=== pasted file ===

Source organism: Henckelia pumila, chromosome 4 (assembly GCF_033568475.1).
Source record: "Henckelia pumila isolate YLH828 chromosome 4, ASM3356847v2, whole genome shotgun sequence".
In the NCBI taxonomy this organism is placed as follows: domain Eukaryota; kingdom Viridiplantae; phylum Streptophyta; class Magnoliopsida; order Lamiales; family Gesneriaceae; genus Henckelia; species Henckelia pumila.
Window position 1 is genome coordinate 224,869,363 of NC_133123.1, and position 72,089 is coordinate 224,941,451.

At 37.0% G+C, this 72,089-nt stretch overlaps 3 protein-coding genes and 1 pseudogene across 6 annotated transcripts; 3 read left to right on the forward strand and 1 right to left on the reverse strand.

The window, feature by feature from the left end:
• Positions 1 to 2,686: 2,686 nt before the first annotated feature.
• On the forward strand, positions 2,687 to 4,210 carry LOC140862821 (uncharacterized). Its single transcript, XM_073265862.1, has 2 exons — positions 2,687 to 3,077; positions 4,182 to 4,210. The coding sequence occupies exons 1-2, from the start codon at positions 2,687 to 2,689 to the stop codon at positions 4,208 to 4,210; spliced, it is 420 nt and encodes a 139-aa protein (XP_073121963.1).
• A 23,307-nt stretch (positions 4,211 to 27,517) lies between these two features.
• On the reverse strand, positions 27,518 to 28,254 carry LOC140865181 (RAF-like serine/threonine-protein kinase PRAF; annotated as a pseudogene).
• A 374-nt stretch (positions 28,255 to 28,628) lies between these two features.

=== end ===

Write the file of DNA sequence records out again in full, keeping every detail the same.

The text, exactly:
Source organism: Henckelia pumila, chromosome 4 (assembly GCF_033568475.1).
Source record: "Henckelia pumila isolate YLH828 chromosome 4, ASM3356847v2, whole genome shotgun sequence".
In the NCBI taxonomy this organism is placed as follows: domain Eukaryota; kingdom Viridiplantae; phylum Streptophyta; class Magnoliopsida; order Lamiales; family Gesneriaceae; genus Henckelia; species Henckelia pumila.
Window position 1 is genome coordinate 224,869,363 of NC_133123.1, and position 72,089 is coordinate 224,941,451.

At 37.0% G+C, this 72,089-nt stretch overlaps 3 protein-coding genes and 1 pseudogene across 6 annotated transcripts; 3 read left to right on the forward strand and 1 right to left on the reverse strand.

The window, feature by feature from the left end:
• Positions 1 to 2,686: 2,686 nt before the first annotated feature.
• On the forward strand, positions 2,687 to 4,210 carry LOC140862821 (uncharacterized). Its single transcript, XM_073265862.1, has 2 exons — positions 2,687 to 3,077; positions 4,182 to 4,210. The coding sequence occupies exons 1-2, from the start codon at positions 2,687 to 2,689 to the stop codon at positions 4,208 to 4,210; spliced, it is 420 nt and encodes a 139-aa protein (XP_073121963.1).
• A 23,307-nt stretch (positions 4,211 to 27,517) lies between these two features.
• On the reverse strand, positions 27,518 to 28,254 carry LOC140865181 (RAF-like serine/threonine-protein kinase PRAF; annotated as a pseudogene).
• A 374-nt stretch (positions 28,255 to 28,628) lies between these two features.